So when you hear “government shutdown,” recent history says you should understand this to mean a mild government slowdown.

Posted on 09/23/13 02:22 PM by Alex Adrianson

To Do: Discover Who Has the Best Ideas and Who’s Doing the Best Work for Liberty

• Find out who has the most innovative public policy proposal this year. The Pioneer Institute will hold its 2013 Better Government Competition Awards Dinner, featuring keynote speaker Steve Forbes, on September 30 in Boston.

• Learn who’s doing the best work for liberty in the states at the State Policy Network Annual Meeting. The conference will be held September 24-27 in Oklahoma City. (We’ll be there!)

Nominate a freedom champion for a Milton Friedman Prize. The Cato Institute gives the award every other year to “an individual who has made a significant contribution to advance human freedom.” The winner not only gets a $250,000 cash prize, but also feted at a dinner at the Waldorf-Astoria Hotel, to be held in May 2014.

Hear Governor Rick Snyder tell how he is attracting business to Michigan the right way—by eliminating targeted tax credits and industry favors. Snyder will speak at the American Enterprise Institute at 1:15 p.m. on September 26.

Learn the ins and outs of simplifying the tax code. Antony Davies will speak on tax reform at the Mercatus Center’s next Capitol Hill Campus. The event begins at 11:30 a.m. at B-369, Rayburn House Office Building in Washington, D.C.

Preview the Supreme Court’s 2013 term, which will feature challenges to the Clean Air Act, limits on campaign contributions, and the President’s use of the recess appointment power among other items. Paul Clement, former Solicitor General of the United States, and John Elwood, former Assistant to the Solicitor General, will discuss the upcoming term at The Heritage Foundation at noon on September 24.

Hear a provocative lecture on how the world’s poor educate themselves. James Tooley will deliver the next talk in the David S. Saurman Provocative Lecture Series. The event begins at 5:15 p.m. at the Morris Dailey Auditorium at San Jose State University.

• Since they’re handing out ObamaCare exemptions, why not get yours? You can let the Obama administration know you want one, too, by signing up at Americans for Prosperity’s new page JustExempt.Me.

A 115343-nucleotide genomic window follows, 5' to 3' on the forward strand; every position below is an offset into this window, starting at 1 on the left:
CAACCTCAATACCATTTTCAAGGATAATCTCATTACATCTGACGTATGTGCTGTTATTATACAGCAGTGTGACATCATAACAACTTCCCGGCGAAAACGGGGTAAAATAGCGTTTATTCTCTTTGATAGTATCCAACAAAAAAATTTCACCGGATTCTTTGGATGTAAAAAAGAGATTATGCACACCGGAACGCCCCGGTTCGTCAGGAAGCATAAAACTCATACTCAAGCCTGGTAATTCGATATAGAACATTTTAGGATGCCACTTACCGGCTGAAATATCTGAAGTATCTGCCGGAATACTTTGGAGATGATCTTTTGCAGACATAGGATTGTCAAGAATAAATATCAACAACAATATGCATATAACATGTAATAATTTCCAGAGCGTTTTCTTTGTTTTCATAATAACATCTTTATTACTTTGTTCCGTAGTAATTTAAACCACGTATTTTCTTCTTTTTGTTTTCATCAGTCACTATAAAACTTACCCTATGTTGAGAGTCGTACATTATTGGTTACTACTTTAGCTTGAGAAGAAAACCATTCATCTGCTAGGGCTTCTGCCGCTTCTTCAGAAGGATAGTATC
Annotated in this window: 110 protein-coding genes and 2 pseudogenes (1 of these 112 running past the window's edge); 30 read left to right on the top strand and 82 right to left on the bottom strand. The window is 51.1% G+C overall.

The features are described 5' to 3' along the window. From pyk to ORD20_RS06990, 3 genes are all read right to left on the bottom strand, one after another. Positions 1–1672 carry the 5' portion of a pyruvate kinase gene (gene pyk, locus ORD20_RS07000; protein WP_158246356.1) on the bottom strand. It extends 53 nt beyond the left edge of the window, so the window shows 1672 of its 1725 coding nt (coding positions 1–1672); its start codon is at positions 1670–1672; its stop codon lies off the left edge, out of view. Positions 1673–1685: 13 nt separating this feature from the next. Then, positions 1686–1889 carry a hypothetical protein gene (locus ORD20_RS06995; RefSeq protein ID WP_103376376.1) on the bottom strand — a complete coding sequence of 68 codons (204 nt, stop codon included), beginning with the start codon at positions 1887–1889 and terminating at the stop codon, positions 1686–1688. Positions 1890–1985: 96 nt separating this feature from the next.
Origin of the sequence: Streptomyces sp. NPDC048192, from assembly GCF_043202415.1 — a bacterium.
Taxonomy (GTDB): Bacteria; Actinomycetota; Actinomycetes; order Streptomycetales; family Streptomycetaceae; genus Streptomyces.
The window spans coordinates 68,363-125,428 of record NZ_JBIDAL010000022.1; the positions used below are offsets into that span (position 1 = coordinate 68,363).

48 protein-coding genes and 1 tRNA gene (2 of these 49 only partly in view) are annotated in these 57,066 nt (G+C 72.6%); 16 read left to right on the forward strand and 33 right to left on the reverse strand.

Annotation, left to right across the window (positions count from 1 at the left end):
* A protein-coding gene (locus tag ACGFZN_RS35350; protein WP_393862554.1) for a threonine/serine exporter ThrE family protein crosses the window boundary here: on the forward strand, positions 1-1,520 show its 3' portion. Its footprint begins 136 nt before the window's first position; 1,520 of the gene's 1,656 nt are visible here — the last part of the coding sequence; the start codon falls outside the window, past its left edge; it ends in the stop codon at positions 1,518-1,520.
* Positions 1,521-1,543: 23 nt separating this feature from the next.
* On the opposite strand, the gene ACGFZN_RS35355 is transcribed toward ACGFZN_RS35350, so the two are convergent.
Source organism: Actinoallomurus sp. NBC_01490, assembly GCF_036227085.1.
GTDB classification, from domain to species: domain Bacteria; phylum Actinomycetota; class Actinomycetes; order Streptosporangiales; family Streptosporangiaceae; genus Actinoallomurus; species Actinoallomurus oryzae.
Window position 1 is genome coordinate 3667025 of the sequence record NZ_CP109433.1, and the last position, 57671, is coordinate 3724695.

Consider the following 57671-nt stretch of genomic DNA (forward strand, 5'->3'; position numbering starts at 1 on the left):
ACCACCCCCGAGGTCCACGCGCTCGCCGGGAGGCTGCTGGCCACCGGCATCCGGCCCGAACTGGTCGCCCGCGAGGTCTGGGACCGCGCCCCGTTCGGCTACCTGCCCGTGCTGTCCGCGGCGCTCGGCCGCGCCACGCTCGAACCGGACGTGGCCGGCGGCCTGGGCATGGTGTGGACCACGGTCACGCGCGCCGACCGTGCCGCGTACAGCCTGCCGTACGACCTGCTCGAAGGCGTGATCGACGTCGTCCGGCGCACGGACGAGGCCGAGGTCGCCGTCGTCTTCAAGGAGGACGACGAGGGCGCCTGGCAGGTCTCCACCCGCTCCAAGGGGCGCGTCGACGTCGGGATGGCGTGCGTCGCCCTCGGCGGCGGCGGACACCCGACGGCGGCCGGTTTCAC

Posted on 09/20/13 11:16 PM by Alex Adrianson

Which Think Tanks Are Doing the Best Work for Liberty in the Whole World?

For the answer to that question, there’s no better source to consult than the Templeton Freedom Award finalists, announced this week by the Atlas Economic Research Foundation. The nominees are:

The Centre for Civil Society, in India, for its People, Policies, and Principles campaign. The campaign has contributed to real change in key areas including economic freedom and education, where they have given an organized voice to private schools and advocated for fair implementation of reforms.

The Centro de Investigación para el Desarrollo, A.C. (CIDAC), in Mexico, for its work advancing prosperity and productivity. The CIDAC team has successfully developed research and communication products that are changing the national discussion on economic policies including industrial, labor, and criminal justice policy.

Istituto Bruno Leoni, in Italy, for its Index of Liberalization. The Index has become a major reference for opinion-makers, policy-makers and industry stakeholders in debating economic policy, driving reforms in select industries and municipalities related to industry ownership and price fixing.

The Mackinac Center for Public Policy, in the USA, for its Right to Work campaign. After 20 years of consistently producing a wide variety of research, commentary and strategic communications, the campaign achieved a major victory this year with the adoption of Michigan’s right to work legislation.

The TaxPayers’ Alliance, in the UK, for its 2020 Tax Commission and Single Income Tax Report. The project yielded an ambitious and comprehensive reform plan that has given a new credibility to non-Keynesian approaches to fiscal health in Britain and has contributed directly and indirectly to recent taxpayer victories.

The Texas Public Policy Foundation, in the USA, for its Right on Crime project. The project contributed to major reforms, both in Texas and in other states, saving billions of dollars by closing prisons and preventing prison expansion, and reversing a culture of over-incarceration and over-criminalization.

Atlas will announce the winner of the $100,000 prize at its annual Liberty Forum and Freedom Dinner, to be held this year in New York City, November 13-14.

Posted on 09/20/13 10:40 PM by Alex Adrianson

Does Religious Expression Deserve Less Protection than Political Expression?

Conestoga Wood Specialities, a Pennsylvania manufacturer of kitchen cabinets, is taking the Department of Health and Human Services contraceptives mandate to the Supreme Court. Elizabeth Slattery and Sarah Torre report: